On the other hand, NONE of the mice on the South Beach diet developed cancer within their first year.
And remember, these mice were also predisposed to develop cancer. But they didn’t when given a low-carb diet.
And that’s not all…
Only one mouse on the Western diet reached a normal lifespan. The rest of the mice died prematurely.
And 70 percent of them died of cancer!
On the other hand, only 30 percent of the predisposed mice given the low-carb diet developed cancer. Plus, more than half of them either reached or exceeded the typical lifespan for a mouse.
Lastly, all the South Beach mice had lower blood sugar and insulin levels compared to the other mice.
The researchers say we can apply these results to humans. According to lead researcher Gerald Krystal, PhD, “This shows that something as simple as a change in diet can have an impact on cancer risk.”
Sending the wrong message
If sugar is clearly so bad in the fight against cancer, how come we don’t hear more about it?
That got me thinking…
What does the American Cancer Society have to say about carbs? I searched “carbohydrates” on their web site to see what I would turn up.
I brought me to a special report called: “Nutrition for the Person with Cancer During Treatment: A Guide for Patients and Families.”
Okay, good start. Let’s see what it had to say.
I skimmed the article quickly looking for something that told you cancer cells feed off glucose. Again, this is a proven scientific fact. Numerous independent studies prove it. But apparently, the American Cancer Society doesn’t think this information is pertinent enough to include in a nutrition brochure for cancer patients.
Oh well. I guess I didn’t really expect them to be so forthright. However, I did expect to see some better suggestions than this…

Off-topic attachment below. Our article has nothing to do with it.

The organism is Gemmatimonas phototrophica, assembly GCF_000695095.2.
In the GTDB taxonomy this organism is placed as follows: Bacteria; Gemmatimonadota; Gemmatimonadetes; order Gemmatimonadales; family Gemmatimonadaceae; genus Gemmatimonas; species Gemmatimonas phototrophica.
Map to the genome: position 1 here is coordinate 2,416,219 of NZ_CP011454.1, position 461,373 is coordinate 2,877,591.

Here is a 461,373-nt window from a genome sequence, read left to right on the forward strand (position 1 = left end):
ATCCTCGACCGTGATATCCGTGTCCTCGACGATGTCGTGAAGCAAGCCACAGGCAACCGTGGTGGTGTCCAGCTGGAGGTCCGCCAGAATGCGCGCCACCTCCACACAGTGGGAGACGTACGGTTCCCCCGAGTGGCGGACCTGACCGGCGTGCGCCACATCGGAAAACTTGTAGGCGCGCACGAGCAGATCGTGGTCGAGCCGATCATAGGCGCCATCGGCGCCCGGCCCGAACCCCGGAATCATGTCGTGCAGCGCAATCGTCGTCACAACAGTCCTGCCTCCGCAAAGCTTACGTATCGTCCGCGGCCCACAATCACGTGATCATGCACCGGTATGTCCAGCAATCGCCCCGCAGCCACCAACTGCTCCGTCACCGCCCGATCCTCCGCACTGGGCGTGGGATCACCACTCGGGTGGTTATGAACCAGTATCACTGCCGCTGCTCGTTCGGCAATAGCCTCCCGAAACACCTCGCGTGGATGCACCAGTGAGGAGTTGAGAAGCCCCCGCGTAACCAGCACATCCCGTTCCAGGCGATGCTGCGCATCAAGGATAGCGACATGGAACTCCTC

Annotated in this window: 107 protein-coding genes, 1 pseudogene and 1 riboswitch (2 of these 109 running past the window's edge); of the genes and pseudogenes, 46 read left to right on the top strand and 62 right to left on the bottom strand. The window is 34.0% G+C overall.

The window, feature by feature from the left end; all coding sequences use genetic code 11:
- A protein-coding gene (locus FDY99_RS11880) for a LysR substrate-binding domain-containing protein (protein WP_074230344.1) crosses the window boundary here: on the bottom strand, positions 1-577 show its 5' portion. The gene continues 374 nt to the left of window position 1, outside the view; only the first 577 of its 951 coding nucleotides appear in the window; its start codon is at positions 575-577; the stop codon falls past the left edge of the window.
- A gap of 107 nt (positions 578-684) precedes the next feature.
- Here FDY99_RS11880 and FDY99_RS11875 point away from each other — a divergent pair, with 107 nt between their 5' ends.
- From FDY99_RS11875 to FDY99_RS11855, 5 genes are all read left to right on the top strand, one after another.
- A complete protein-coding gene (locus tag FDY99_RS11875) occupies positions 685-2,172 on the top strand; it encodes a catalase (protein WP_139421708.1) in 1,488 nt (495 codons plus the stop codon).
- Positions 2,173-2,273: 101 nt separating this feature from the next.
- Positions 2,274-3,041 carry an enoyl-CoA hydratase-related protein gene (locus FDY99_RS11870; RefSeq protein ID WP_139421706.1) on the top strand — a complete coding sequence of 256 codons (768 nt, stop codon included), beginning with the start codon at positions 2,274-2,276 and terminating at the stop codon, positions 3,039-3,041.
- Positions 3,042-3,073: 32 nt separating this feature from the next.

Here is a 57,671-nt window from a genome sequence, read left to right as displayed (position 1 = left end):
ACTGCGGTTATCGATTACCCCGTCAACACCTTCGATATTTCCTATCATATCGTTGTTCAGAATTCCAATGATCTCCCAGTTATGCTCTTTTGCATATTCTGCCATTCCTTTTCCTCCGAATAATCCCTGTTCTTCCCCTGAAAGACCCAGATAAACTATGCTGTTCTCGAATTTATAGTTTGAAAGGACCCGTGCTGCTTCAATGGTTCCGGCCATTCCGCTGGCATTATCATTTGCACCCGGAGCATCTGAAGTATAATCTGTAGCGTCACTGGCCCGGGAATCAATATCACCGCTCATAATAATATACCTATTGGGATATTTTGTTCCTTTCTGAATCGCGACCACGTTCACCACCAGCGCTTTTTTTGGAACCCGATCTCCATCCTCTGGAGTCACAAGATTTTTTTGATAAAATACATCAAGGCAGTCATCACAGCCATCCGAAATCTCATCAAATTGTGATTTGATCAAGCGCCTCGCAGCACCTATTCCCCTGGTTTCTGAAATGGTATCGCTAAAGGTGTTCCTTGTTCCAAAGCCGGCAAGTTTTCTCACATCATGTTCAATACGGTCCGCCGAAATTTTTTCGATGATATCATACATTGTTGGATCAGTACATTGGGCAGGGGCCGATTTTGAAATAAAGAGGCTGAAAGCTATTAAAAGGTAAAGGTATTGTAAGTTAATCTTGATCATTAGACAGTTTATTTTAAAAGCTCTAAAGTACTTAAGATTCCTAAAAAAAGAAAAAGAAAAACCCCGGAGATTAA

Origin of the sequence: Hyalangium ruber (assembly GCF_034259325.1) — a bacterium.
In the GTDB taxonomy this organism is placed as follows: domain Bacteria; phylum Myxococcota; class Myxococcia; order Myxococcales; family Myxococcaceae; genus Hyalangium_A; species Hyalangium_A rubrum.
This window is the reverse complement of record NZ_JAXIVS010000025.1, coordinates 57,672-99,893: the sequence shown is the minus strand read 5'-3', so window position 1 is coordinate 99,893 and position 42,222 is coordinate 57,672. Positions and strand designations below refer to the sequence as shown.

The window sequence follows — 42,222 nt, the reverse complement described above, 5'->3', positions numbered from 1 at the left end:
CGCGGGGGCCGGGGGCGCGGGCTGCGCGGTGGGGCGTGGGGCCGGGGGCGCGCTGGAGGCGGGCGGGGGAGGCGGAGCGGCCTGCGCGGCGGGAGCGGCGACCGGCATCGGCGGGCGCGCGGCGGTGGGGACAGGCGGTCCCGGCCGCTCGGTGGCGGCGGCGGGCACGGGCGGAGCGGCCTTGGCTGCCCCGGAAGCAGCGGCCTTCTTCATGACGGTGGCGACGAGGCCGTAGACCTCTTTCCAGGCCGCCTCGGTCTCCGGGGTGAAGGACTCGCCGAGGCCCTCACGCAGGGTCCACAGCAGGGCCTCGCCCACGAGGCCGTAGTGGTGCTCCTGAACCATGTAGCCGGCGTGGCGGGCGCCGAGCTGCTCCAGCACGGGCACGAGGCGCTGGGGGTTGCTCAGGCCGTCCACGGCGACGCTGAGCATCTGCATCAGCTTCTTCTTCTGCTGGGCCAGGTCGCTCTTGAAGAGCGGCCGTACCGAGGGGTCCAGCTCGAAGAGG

Under, “nutritious snacks” at cancer.org at the time of htis writing you would find these suggestions:
- Egg Nog (pasteurized)
- Ice Cream
Since when is ice-cream a “nutritious snack” for ANYBODY, much less someone taking on the fight of his or her life?
Not only are these snacks laughably un-nutritious…they will very likely fuel any cancer cells growing in your body. Remember, glucose = cancer fuel!
I wish I were making this stuff up.
Apparently, the good folks at the American Cancer Society are more concerned about selling bumper stickers than saving lives. I, on the other hand, would like to save a life and skip the pink sweatbands on NFL linebackers.
If you’re serious about preventing or conquering cancer, cut out the “nutritious” ice-cream snacks. Instead, keep your carbs down and your protein up.
Now, I’m not giving you a free pass to eat all the bacon you want. The type of protein you choose does matter.
Skip the bacon and other cured meats. Instead, go for organic red meat two to three times a week. The other nights of the week, go for fish or fowl.
And when you do choose carbs, make sure they are complex carbs like short-grain brown rice or barley. Your body takes longer to digest these carbs. So your body releases the glucose nice and slow into your blood stream.
Dr. Allan Spreen
Latest posts by Dr. Allan Spreen (see all)
- Mom’s “prescription” for brain health fights Alzheimer’s - August 22, 2016
- Is your doc making this deadly drug mistake? - July 29, 2016
- This berry tag team could slash heart attack risk 32%! - June 28, 2016